“I have been spending time in Mexico, particularly in Veracruz, for the last six years, where I have developed musical and research interests. I have visited and done some lectures there and made academic and musical friends, which has given me extended time to work with students there teaching them U.S. music, history and culture.”
The Fulbright award will also “give me opportunity to develop my intertest in the history and culture of Veracruz and hopefully build some lasting partnerships in MTSU,” Reish said.
“I also will be giving some public lectures and performances and things of that nature … I have developed my own research interests in the traditional music of Veracruz, which is very distinct within the country. I plan to develop those interests, spend more time working with musicians there, documenting music; I am always learning to play myself.”
Reish said politics, immigration and social media are among the external influences that have affected popular music from Mexico.
“Social media is one of the ways I began to make contacts with Veracruz. I found Mexican musicians and academics who do a lot of sharing, announcements and projects on Facebook. I am interested in the way the traditional music of Veracruz has evolved and interacted with other influences,” he said.
As director for the Center for Popular Music, which is a research archive focused on American folk and popular music, Reish said he hopes to “continue to develop our own archive and activities, public programming, in the realm of music.”
The center is housed within the College of Media and Entertainment.
“I would like to see if this experience can lead to a project that MTSU and Veracruz can pursue together and document musical cultures that can lead to exchange, collaborations, public programs, panel discussions (and) presentations by musicians or scholars, especially using the virtual environment.”
Connecting career paths to Fulbright research, teaching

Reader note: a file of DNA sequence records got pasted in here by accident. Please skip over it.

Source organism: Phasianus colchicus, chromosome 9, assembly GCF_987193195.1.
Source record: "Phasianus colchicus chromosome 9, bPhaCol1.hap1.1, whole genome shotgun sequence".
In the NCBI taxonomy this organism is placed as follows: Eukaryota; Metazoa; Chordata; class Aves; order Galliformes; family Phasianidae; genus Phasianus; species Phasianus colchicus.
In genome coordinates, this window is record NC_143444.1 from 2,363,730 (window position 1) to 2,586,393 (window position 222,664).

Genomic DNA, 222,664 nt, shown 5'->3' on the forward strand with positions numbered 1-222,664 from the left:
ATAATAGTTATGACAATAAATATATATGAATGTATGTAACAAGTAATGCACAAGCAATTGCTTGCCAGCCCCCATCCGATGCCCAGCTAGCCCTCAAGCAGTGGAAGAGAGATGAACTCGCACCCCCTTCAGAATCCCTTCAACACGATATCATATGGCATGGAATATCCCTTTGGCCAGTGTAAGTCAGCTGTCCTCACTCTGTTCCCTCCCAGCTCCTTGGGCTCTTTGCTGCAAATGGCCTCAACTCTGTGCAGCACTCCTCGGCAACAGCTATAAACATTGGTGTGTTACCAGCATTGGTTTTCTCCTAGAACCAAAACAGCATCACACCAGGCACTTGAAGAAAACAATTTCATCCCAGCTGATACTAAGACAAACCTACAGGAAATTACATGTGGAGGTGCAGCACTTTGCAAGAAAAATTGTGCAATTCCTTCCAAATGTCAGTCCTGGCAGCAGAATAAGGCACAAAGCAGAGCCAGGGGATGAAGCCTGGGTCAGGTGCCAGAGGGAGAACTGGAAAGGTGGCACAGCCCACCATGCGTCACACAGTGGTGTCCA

Sloane has been working as a librarian for 17 years and in MTSU Walker’s Library to “provide a lot of public services to MTSU students, faculty members, as well as some administrative responsibilities.”
She is responsible for library collection development in the sciences, scholarly communications advising, liaison services, and reference and instruction services. She said her job brings her in contact with faculty and students who are doing exciting work.
“There is a lot of research output, sharing data, within and without, and a lot of changes. It is an exciting time to be a science librarian, as science is a big focus on the campus. I appreciate everyone’s well-wishes; it has been exciting,” Sloane said.
“I will plan for a library at DFGF’s new Ellen DeGeneres Campus by applying library science research methodologies in the areas of public services, library instruction and collection development,” she said.
Reish will be returning to Veracruz after a trip there for research and music in 2016.
“My host university friends are excited because they have never had a music specialist there before. It has always been historians and political scientists. I am not going to be teaching music students but a class in U.S history, and culture — but through the lens of music,” Reish stated.
This will be Reish’s second Fulbright experience. The first took him to Italy 25 years ago.
“Fulbright provides lot of opportunities anywhere in the world and is an effective way to build peace and empathy between cultures. I am going to be an ambassador of the U.S., so it is a wonderful opportunity,” he said.
— Favour Boluwade (email@example.com)